Accurate risk assessment requires accurate information

I sprained my ankle while walking recently. The pain was uncomfortable and I was annoyed by the subsequent downtime from exercise.

From this experience, I could conclude that my hiking boots were not suitable. If I came to that conclusion, I would buy a new, better pair of hiking boots. One result would be a reduced chance of spraining your ankle and thus suffering pain and downtime from exercise. This result in itself would obviously be useful.

But, of course, the decision to buy better and more expensive hiking boots would not only have a useful result for me, but also other results. The most notable of these other results is that I would have less money to invest or spend on options other than new hiking boots. I can’t say for sure what form such a sacrifice would take – perhaps a slight cut in my savings or an addition to my wine collection with less tasty vintages. Whatever the disadvantages of my purchase of new hiking boots, I chose not to suffer this negative experience, despite the fact that I was fully aware that newer and better hiking boots would lessen my chances of spraining my ankle again.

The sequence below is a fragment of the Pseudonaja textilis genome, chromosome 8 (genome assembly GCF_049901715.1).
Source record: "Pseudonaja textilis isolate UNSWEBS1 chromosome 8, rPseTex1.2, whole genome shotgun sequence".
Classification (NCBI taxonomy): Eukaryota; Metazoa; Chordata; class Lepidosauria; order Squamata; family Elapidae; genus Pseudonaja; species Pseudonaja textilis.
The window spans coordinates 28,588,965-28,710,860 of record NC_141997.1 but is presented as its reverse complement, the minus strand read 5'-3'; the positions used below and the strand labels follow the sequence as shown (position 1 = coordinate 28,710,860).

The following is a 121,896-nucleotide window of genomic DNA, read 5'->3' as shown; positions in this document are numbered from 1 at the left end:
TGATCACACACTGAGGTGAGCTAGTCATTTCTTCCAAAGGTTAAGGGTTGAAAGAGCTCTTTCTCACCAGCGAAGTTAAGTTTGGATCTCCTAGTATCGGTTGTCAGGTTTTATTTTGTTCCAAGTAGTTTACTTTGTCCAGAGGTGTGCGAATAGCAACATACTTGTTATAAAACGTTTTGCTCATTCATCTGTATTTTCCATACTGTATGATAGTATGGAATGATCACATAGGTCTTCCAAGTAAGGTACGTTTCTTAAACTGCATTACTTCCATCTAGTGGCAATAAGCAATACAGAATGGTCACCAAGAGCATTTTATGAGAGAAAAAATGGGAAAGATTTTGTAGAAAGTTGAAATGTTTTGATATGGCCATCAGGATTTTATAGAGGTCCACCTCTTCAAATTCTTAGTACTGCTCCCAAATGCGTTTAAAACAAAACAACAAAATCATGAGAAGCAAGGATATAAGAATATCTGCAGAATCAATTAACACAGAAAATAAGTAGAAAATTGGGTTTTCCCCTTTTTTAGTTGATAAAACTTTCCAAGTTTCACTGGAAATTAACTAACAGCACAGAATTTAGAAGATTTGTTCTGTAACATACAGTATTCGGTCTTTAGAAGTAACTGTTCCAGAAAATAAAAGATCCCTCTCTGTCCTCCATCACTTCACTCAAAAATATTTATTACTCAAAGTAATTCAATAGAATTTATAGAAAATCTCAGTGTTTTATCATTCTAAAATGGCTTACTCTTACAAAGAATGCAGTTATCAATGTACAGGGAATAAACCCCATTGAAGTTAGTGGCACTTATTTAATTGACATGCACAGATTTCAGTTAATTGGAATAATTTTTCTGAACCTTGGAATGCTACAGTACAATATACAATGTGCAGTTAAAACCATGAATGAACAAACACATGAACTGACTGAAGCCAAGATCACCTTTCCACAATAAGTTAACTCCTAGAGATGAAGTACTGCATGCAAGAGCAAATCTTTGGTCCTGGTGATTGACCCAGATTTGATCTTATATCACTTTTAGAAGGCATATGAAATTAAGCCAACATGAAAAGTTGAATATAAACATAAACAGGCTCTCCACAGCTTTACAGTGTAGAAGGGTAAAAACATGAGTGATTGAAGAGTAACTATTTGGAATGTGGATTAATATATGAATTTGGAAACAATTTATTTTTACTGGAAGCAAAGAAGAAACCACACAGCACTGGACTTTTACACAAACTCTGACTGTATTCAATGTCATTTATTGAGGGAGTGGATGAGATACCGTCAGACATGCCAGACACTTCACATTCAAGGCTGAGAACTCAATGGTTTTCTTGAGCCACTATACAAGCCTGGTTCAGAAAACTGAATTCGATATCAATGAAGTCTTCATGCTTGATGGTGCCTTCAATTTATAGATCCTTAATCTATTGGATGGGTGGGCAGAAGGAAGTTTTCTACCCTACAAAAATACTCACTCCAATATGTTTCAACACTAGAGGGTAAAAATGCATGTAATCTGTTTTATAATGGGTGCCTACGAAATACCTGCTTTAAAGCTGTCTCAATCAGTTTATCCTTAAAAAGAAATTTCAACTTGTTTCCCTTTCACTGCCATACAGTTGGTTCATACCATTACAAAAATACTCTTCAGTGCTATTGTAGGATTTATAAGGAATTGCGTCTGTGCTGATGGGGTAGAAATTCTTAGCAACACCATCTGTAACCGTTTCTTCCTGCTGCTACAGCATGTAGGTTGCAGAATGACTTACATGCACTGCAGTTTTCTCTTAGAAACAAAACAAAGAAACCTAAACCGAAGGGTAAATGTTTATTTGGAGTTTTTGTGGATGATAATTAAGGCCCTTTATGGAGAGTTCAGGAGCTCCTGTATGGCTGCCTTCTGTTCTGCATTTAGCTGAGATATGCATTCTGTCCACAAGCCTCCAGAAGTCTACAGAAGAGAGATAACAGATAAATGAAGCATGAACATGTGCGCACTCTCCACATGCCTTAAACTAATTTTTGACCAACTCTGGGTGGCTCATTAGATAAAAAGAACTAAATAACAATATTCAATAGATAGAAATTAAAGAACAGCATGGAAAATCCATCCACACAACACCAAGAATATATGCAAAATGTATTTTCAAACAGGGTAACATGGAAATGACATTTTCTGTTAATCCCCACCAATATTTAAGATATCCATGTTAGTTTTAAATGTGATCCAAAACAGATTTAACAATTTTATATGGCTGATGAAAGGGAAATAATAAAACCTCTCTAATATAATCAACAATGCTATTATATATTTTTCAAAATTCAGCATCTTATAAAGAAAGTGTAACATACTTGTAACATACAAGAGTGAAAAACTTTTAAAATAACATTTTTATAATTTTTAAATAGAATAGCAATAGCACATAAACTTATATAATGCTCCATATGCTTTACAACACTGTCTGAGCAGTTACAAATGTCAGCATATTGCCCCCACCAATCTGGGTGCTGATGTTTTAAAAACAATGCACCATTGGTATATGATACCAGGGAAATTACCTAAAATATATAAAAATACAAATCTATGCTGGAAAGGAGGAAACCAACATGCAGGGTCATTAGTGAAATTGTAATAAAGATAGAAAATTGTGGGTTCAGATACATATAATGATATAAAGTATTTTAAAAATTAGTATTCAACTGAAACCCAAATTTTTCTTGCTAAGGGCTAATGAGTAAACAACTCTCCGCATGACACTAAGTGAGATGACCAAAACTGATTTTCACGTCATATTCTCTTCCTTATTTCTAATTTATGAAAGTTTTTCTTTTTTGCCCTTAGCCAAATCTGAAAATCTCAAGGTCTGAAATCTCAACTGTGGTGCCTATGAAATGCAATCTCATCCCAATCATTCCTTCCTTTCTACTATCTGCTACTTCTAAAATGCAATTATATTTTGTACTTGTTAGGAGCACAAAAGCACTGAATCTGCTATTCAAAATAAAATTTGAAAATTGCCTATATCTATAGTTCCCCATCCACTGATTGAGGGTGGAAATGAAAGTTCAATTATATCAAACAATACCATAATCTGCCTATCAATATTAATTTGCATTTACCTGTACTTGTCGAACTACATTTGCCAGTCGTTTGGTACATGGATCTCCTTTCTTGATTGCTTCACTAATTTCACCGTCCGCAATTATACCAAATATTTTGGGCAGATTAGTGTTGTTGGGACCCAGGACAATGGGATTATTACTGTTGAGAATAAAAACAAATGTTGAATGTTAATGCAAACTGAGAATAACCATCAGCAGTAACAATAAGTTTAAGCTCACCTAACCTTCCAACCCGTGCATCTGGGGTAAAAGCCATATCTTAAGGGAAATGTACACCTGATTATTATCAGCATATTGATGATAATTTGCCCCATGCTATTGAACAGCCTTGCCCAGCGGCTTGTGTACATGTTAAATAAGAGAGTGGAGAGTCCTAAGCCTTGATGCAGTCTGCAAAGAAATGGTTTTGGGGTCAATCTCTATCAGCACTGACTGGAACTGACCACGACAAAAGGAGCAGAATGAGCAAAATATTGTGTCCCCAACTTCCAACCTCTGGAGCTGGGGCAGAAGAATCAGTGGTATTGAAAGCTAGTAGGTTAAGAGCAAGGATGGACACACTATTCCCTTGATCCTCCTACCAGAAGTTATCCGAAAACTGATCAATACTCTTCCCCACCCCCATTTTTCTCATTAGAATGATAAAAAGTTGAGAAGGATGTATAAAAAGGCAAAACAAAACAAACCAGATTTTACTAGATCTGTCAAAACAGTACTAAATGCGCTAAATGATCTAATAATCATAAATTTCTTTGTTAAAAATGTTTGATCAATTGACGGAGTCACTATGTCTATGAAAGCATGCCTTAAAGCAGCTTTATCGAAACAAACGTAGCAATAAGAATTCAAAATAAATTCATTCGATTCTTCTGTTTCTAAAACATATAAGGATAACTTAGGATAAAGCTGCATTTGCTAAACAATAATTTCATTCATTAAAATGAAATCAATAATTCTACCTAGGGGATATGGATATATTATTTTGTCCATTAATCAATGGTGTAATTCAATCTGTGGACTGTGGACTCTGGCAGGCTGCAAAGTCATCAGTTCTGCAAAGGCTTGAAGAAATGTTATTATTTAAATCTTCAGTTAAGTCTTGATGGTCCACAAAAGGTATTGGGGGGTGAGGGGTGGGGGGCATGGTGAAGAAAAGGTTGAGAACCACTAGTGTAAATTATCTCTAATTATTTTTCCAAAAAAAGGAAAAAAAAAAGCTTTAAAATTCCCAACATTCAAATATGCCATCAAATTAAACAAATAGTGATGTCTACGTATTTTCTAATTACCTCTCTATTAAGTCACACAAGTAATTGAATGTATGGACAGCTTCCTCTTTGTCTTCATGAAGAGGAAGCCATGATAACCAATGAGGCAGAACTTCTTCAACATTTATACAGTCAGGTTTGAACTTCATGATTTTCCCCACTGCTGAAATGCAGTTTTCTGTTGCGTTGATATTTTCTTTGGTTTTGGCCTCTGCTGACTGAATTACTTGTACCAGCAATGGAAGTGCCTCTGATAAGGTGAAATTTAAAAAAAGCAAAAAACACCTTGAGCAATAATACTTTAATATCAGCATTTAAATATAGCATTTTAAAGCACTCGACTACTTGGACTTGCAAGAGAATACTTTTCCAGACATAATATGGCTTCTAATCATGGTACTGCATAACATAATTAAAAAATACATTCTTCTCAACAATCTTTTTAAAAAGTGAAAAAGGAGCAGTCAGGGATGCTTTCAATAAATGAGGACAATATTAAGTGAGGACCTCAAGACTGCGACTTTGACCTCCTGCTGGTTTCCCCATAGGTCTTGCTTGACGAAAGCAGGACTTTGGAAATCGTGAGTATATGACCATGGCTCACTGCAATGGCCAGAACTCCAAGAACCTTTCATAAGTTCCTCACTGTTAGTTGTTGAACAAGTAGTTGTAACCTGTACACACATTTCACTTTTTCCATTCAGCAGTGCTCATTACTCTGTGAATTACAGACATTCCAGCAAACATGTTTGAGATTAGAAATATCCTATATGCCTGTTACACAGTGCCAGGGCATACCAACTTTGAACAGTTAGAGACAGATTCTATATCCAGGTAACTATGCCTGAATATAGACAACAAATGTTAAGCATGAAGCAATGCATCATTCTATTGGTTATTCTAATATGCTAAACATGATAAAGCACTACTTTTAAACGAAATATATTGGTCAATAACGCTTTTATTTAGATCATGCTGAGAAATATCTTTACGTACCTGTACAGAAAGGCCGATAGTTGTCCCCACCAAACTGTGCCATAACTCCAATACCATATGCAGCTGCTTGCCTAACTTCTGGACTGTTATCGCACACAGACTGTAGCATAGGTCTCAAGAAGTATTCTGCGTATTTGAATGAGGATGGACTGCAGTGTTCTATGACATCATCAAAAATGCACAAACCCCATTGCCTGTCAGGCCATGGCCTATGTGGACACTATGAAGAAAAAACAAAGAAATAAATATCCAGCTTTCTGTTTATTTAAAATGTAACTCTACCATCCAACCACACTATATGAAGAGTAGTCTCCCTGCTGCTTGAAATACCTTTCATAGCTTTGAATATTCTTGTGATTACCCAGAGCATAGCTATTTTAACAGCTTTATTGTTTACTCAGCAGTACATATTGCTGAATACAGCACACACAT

Is my inactivity in hiking boots irrational? If my only goal in life was not to twist my ankle, the answer would be yes. With no other purpose, such as accumulating big savings or enjoying fine wine, I wouldn’t sacrifice anything by buying new and better hiking boots. But since I have countless goals in addition to reducing the chance of spraining my ankle, my decision not to buy more protective hiking boots is perfectly rational.

If I keep twisting my ankles on future hikes, I will indeed buy newer and better boots. The reason is that increased injury rates tell me something that injury alone doesn’t: that my hiking boots are more likely to are are more inadequate than I am willing to tolerate and should therefore be replaced.